Leading up to the final, Japan seemed to show a sign of vulnerability in the upper weights that the United States was hoping to exploit. But with the title on the line, the hosts pretty much plugged the holes. Unheralded Naomi RUIKE (JPN) came up big at 65kg, chalking up the victory that clinched a fifth straight title for Japan at the Women’s World Cup with a 7-3 win over the United States at Nakadai Sports Park Gym in Narita.
A day after the Japanese suffered losses in the last four weight classes in a 6-4 win over China, Ruike halted the trend by scoring two late takedowns in a 5-1 win over Forrest MOLINARI (USA).
“I really felt [the pressure], but I could hear the support from everyone on my team,” Ruike said. “That made me fight harder.”
As expected, the Japanese stormed out with five wins in the first six matches— including four by technical falls to enhance their chances in a possible tiebreaking situation—but any hopes of a late American comeback ended with Ruike’s win.
Ruike was trailing 1-1 in the second period on last-point criteria with Molinari, who finished fifth at the World Championships, but went ahead when she caught a heel and reeled it in for a takedown. In the waning seconds, she added 2 more points when she fought off a counter crotch lift and sent Molinari to her back.
“I thought I had no choice but to attack,” said Ruike, whose father was a doctor in the American military stationed in Japan and mother is Japanese (she uses her mother’s family name). “Without even thinking, I went for it. My desire to win was strong and that led to getting the points.”
Ruike, the silver medalist at the Asian Championships, was among the many collegians on a relatively young Japanese squad, which also included two high schoolers—both of whom won matches in the final.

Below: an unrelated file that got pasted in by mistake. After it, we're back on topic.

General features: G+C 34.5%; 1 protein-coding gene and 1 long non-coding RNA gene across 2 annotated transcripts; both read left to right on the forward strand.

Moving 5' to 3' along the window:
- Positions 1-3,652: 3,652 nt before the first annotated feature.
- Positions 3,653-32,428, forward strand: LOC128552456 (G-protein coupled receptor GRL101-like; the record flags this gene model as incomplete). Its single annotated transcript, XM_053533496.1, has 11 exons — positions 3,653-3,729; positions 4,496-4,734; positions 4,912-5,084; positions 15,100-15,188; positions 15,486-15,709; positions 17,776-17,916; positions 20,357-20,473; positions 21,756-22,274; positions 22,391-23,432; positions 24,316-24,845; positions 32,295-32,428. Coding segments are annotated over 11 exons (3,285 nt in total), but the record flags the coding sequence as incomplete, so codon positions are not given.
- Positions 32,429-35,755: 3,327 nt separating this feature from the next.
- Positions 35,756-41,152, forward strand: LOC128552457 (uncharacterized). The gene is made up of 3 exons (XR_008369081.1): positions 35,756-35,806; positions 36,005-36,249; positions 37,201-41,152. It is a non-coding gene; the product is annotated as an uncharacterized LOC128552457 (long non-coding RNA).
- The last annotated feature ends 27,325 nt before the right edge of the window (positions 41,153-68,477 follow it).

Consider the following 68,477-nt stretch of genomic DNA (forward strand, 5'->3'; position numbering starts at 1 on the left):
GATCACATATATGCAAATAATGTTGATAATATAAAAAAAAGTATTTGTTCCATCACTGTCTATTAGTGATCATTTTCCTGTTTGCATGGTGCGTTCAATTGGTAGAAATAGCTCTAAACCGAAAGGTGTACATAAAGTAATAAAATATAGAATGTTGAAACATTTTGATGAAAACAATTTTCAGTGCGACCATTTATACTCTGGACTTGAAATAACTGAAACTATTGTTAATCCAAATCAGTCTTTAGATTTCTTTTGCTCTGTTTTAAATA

All three American wins came from their reigning world champions, which was no surprise, including a victory by fall by Adeline GRAY (USA) in a rematch of the 76kg final at Nur-Sultan, where she set an American record by winning a fifth world gold.
That their teammates couldn’t break through in any of the other weight classes only further confirmed that Japan could never be taken lightly, Gray said.
“I really felt that going into this final that we had a chance to win,” Gray said. “It’s about momentum in these dual matches. You start to lose a couple of matches, you start to have a couple of moments and points go the wrong way. Japan’s great, and it’s hard to compete with greatness.”
For the Americans, it marks another year since they won their lone World Cup title in 2003.
“It was a bummer, that’s how I feel about it,” Gray said. “It’s been a long time since we’ve been on the top of that podium, and I’ve almost memorized the Japanese national anthem by now.”
Former world champion Yui SUSAKI (JPN), who is preparing for the All Japan Championships in December to start a run at making the Tokyo 2020 Olympics, got the juggernaut going with a 10-0 technical fall at 50kg over Whitney CONDER (USA).
Haruna OKUNO (JPN) followed suit with her own 10-0 technical fall over Sarah HILDEBRANDT (USA) in a replay of the 2018 final at the World Championships in Budapest.